Homemade goods and handicrafts made by prisoners are always objects of curiosity, attracting ample attention from the public, and of course from the families and friends of prisoners. Visitors to Tehran can even go to exhibitions that display work by prisoners at Evin and Rajaei Shahr prisons.
But apart from simple artwork and other crafts, prisoners are often busy making other items, more useful and more controversial, handiwork that is hidden from the public — and from the eyes of prison guards.
Below, prisoners at Evin and Rajaei Shahr Prisons provide a guide to some of the useful goods they produce to make life in prison a little more bearable.
1. Handmade Electrical Outlet
Prisoners are not allowed access to electricity, but they do need it for a variety of purposes, from powering reading lights to charging MP3 players and watching TV when the lights are out. So whenever the prisoners find a piece of wire, they pick it up, stick it to other pieces of wire and use it to conduct electricity next to their bunks.
What you see in Photograph Number One works as an electrical outlet. But those are not electrical wires. The outlet is actually made up of television antenna cables in the absence of any other appropriate material. In most Iranian prisons, reading lamps are forbidden and during lights-out — 10 pm to 7 am — inmates are instructed to sleep, in line with prison regulations.
This ad-hoc outlet uses a piece of a broken metal pipe to carry electricity to televisions and other electrical appliances. The other end is of course connected to the prison’s power lines. It is a very dangerous endeavor and setup, but it satisfies the needs of many inmates.
Oddly, although the Iranian Prisons Organization does not provide electrical outlets in prison cells, it does sell inmates television sets and refrigerators, available through prison shops.
2. Handmade Electrical Switch
Having managed to get contraband electricity, inmates then require switches to control the flow of that electricity. But finding a standard electrical switch in prison is next to impossible, so prisoners must find ways of doing this. Photograph Number Two shows one such ingenious solution.
Lighting in the cells is controlled by prison guards from a centrally-locked box, outside the control of inmates. The switch shown in the photograph is not industrial-strength but does the job. Its key component is the plastic tube of a ballpoint pen, which provides insulation. The wire carrying electricity is inserted into one end and the wire from the appliance — TV, light, rechargeable battery and so on — is pushed into the other end. The tube holds the wires secure but with a little push or pull from either side it works as an on-off switch.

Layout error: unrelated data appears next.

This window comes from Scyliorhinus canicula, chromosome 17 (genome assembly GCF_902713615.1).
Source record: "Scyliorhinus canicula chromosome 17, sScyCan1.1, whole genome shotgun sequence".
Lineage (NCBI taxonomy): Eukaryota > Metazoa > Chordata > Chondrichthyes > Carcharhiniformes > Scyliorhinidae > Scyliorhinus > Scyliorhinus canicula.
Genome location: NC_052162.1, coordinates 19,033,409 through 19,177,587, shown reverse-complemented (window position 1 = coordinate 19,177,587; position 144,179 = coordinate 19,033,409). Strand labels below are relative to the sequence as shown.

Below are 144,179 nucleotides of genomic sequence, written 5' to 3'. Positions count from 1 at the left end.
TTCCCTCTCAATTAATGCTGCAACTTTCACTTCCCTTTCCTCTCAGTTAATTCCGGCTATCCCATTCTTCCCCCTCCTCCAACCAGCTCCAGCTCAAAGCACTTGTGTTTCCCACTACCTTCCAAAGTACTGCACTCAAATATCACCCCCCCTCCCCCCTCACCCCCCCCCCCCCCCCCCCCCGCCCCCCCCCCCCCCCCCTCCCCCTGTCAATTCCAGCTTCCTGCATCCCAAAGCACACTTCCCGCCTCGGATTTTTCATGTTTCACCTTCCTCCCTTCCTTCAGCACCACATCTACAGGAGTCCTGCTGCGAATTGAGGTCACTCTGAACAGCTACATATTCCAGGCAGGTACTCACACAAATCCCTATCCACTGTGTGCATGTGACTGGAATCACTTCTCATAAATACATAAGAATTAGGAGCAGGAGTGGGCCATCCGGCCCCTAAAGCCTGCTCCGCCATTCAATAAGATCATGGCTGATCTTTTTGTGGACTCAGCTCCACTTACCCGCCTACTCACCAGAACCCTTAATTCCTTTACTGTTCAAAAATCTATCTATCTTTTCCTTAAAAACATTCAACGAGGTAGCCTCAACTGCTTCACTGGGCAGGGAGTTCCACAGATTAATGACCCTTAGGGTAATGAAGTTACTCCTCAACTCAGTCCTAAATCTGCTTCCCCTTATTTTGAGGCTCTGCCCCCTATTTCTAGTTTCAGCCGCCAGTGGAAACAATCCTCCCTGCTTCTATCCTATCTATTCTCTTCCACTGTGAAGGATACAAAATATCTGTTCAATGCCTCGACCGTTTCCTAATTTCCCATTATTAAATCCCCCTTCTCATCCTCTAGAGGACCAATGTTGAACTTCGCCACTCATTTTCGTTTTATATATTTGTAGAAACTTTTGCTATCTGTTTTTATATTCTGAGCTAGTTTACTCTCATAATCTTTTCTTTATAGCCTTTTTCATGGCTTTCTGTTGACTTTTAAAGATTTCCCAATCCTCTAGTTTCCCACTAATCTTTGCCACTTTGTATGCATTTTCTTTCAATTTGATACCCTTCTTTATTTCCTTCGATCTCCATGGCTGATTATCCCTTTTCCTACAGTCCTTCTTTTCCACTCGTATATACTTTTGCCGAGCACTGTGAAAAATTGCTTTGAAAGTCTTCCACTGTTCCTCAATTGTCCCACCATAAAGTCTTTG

During prison inspections, such contraptions are sometimes seized as contraband. But for prisoners, finding a few meters of cord and a ballpoint pen is not such a challenge. They can easily make another switch.
3. Any fruit is a candidate for moonshine
Many prisoners view any kind of fruit as raw material for making wine — and they make it out of any fruit they can get their hands on. For this reason, an unwritten law forbids the entry of grapes into all Iranian prisons. Ask inmates who have spent decades in prison and they will tell you that throughout their time in prison, they have never seen any grapes, nor have prison shops ever offered them for sale. But prisoners use every other kind of fruit, from pomegranates to cherries, to produce alcoholic drinks. They take the juice, pour it into bottles and place the bottles on a heater or some other warm area so that the fruit slowly ferments. The bottle must be uncorked every day so that excess gases evaporate.
Hiding the bottles while preparing this wine is not an easy task, and sometimes inmates even bury bottles underground. When caught, inmates are charged with the offence of producing alcoholic beverages; some have been sentenced to lashes or an additional prison sentence. But this does not stop them.
4. The Multipurpose Brick
What you see in Photograph Number Four looks like a neatly wrapped gift, but it is not. This is a photograph of a brick, which Iranian prisoners use for many purposes. Bricks are considered contraband, so the newspaper wrapping is an effort to hide it.
A brick can be used as a weapon in fights between prisoners. But it can also be used as a hammer, as a tool to flatten out uneven surfaces or as a weight on top of a pot, turning the pot into a pressure cooker so that rice is tastier and easier to make and stews cook faster. For an inmate, the lowly brick is a precious stone, in a way that nobody outside the prison can imagine.